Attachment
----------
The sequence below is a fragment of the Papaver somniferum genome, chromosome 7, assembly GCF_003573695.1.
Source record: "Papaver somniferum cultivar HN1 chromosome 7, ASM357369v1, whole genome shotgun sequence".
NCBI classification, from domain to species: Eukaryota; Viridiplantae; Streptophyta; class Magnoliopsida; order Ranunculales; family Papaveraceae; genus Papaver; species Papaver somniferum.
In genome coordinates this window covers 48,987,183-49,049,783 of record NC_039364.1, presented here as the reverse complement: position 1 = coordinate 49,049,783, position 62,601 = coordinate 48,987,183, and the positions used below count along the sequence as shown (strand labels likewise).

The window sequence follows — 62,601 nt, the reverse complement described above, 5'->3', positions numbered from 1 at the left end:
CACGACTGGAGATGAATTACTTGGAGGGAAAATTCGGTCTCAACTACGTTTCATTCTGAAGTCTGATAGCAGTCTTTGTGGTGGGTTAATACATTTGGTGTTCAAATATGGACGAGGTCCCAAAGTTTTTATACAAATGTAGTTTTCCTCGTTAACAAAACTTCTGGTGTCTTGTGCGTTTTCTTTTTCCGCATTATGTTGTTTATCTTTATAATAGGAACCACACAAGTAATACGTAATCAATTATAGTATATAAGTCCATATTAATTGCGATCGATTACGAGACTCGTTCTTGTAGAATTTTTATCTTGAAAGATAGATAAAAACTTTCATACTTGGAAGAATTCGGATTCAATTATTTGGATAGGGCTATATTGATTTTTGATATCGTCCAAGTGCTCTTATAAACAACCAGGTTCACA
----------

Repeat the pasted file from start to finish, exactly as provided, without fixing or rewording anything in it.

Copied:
The sequence below is a fragment of the Papaver somniferum genome, chromosome 7, assembly GCF_003573695.1.
Source record: "Papaver somniferum cultivar HN1 chromosome 7, ASM357369v1, whole genome shotgun sequence".
NCBI classification, from domain to species: Eukaryota; Viridiplantae; Streptophyta; class Magnoliopsida; order Ranunculales; family Papaveraceae; genus Papaver; species Papaver somniferum.
In genome coordinates this window covers 48,987,183-49,049,783 of record NC_039364.1, presented here as the reverse complement: position 1 = coordinate 49,049,783, position 62,601 = coordinate 48,987,183, and the positions used below count along the sequence as shown (strand labels likewise).

The window sequence follows — 62,601 nt, the reverse complement described above, 5'->3', positions numbered from 1 at the left end:
CACGACTGGAGATGAATTACTTGGAGGGAAAATTCGGTCTCAACTACGTTTCATTCTGAAGTCTGATAGCAGTCTTTGTGGTGGGTTAATACATTTGGTGTTCAAATATGGACGAGGTCCCAAAGTTTTTATACAAATGTAGTTTTCCTCGTTAACAAAACTTCTGGTGTCTTGTGCGTTTTCTTTTTCCGCATTATGTTGTTTATCTTTATAATAGGAACCACACAAGTAATACGTAATCAATTATAGTATATAAGTCCATATTAATTGCGATCGATTACGAGACTCGTTCTTGTAGAATTTTTATCTTGAAAGATAGATAAAAACTTTCATACTTGGAAGAATTCGGATTCAATTATTTGGATAGGGCTATATTGATTTTTGATATCGTCCAAGTGCTCTTATAAACAACCAGGTTCACA